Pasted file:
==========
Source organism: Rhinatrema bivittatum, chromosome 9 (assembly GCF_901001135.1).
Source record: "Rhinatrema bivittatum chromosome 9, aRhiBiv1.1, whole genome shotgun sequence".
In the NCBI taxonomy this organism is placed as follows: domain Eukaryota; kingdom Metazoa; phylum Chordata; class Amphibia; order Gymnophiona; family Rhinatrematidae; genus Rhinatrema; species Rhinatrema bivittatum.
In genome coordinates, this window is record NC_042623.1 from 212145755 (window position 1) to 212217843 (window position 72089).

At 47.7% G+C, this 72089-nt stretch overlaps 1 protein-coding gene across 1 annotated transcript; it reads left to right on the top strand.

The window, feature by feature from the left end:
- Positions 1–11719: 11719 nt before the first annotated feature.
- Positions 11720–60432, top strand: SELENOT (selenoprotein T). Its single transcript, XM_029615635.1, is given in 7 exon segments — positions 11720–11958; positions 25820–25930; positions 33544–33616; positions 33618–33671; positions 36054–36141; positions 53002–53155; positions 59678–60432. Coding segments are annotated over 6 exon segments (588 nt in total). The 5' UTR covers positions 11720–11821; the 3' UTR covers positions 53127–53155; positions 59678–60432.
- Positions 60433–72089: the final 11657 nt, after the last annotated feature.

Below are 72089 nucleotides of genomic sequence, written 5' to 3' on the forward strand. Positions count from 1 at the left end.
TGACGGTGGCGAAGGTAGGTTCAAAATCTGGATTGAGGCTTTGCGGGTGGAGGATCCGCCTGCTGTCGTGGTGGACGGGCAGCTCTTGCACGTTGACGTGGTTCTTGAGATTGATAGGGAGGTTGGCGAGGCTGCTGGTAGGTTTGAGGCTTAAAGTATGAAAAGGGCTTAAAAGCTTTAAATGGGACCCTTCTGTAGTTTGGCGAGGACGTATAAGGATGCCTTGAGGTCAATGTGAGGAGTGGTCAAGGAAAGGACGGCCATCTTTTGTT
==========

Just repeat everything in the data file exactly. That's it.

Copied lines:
Source organism: Rhinatrema bivittatum, chromosome 9 (assembly GCF_901001135.1).
Source record: "Rhinatrema bivittatum chromosome 9, aRhiBiv1.1, whole genome shotgun sequence".
In the NCBI taxonomy this organism is placed as follows: domain Eukaryota; kingdom Metazoa; phylum Chordata; class Amphibia; order Gymnophiona; family Rhinatrematidae; genus Rhinatrema; species Rhinatrema bivittatum.
In genome coordinates, this window is record NC_042623.1 from 212145755 (window position 1) to 212217843 (window position 72089).

At 47.7% G+C, this 72089-nt stretch overlaps 1 protein-coding gene across 1 annotated transcript; it reads left to right on the top strand.

The window, feature by feature from the left end:
- Positions 1–11719: 11719 nt before the first annotated feature.
- Positions 11720–60432, top strand: SELENOT (selenoprotein T). Its single transcript, XM_029615635.1, is given in 7 exon segments — positions 11720–11958; positions 25820–25930; positions 33544–33616; positions 33618–33671; positions 36054–36141; positions 53002–53155; positions 59678–60432. Coding segments are annotated over 6 exon segments (588 nt in total). The 5' UTR covers positions 11720–11821; the 3' UTR covers positions 53127–53155; positions 59678–60432.
- Positions 60433–72089: the final 11657 nt, after the last annotated feature.

Below are 72089 nucleotides of genomic sequence, written 5' to 3' on the forward strand. Positions count from 1 at the left end.
TGACGGTGGCGAAGGTAGGTTCAAAATCTGGATTGAGGCTTTGCGGGTGGAGGATCCGCCTGCTGTCGTGGTGGACGGGCAGCTCTTGCACGTTGACGTGGTTCTTGAGATTGATAGGGAGGTTGGCGAGGCTGCTGGTAGGTTTGAGGCTTAAAGTATGAAAAGGGCTTAAAAGCTTTAAATGGGACCCTTCTGTAGTTTGGCGAGGACGTATAAGGATGCCTTGAGGTCAATGTGAGGAGTGGTCAAGGAAAGGACGGCCATCTTTTGTT